To play, pull your hand down the friction cord, causing it and thus the head to vibrate. An easy way to get a good, consistent sound is to take a towe...
The lion’s roar is a friction-based percussion instrument that is often used in sound effect applications, producing a fascinating semi-pitched moaning sound. It is not often sold, but is relatively easy to create.
The first requirement is a drum. It does not necessarily need to be a high-quality shell; in fact a lion’s roar is a great use for an old shell. The drum should be a tom-tom with a minimum diameter of about twelve inches. The ideal diameter is around sixteen inches—this is large enough to give a satisfyingly low tone while being small enough to avoid the unwieldiness that inherently comes with larger drums. While the depth of the tom-tom is not super important, ensure that it is deep enough to give plenty of room for the tone to resonate. Finally, it does not matter if the tom-tom has one or two heads, as only one will be used in the final product.
The second requirement is a drum head. Again, this is a great use for an older head. Avoid using double-ply heads, as the separation of the plies can cause problems when the hole is cut in the head later in the process. Furthermore, thicker heads are generally better. In addition to being less durable, thinner heads have a more brittle tonal quality to them instead of the full-bodied timbre that is desired. The Remo Fiberskyn heads are a fantastic choice—thick, single-ply heads with a texturing that translates into a darker, more complex aural texture.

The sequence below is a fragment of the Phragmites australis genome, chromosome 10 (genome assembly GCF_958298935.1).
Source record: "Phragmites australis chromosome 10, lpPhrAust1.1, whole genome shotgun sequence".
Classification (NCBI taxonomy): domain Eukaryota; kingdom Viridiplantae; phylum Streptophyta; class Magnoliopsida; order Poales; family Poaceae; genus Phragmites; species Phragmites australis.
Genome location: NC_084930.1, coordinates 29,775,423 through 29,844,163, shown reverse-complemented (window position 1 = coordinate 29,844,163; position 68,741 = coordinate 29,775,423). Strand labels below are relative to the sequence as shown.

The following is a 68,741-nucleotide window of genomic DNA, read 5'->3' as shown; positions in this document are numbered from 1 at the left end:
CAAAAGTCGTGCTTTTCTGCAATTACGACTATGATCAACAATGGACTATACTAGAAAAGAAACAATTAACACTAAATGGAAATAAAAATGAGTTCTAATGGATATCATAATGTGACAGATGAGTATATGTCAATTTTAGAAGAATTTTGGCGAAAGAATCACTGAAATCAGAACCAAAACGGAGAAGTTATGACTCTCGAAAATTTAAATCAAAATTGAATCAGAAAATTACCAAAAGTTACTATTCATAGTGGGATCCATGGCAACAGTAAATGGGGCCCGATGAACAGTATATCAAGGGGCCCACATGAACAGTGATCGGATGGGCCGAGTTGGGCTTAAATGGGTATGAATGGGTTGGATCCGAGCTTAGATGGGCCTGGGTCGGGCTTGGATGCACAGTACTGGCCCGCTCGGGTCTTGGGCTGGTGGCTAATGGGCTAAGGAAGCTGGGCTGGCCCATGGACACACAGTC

Now, a hole must be cut in the center of the head. There is not really a perfect way to do this; simply use an X-acto knife, an awl, or another similar tool to make a small hole (no more than a quarter inch across) in the center of the head. If possible, try to make the cut in such a way that it will not rip and spread—round out corners or make additional cross-cuts to take pressure off of the slits.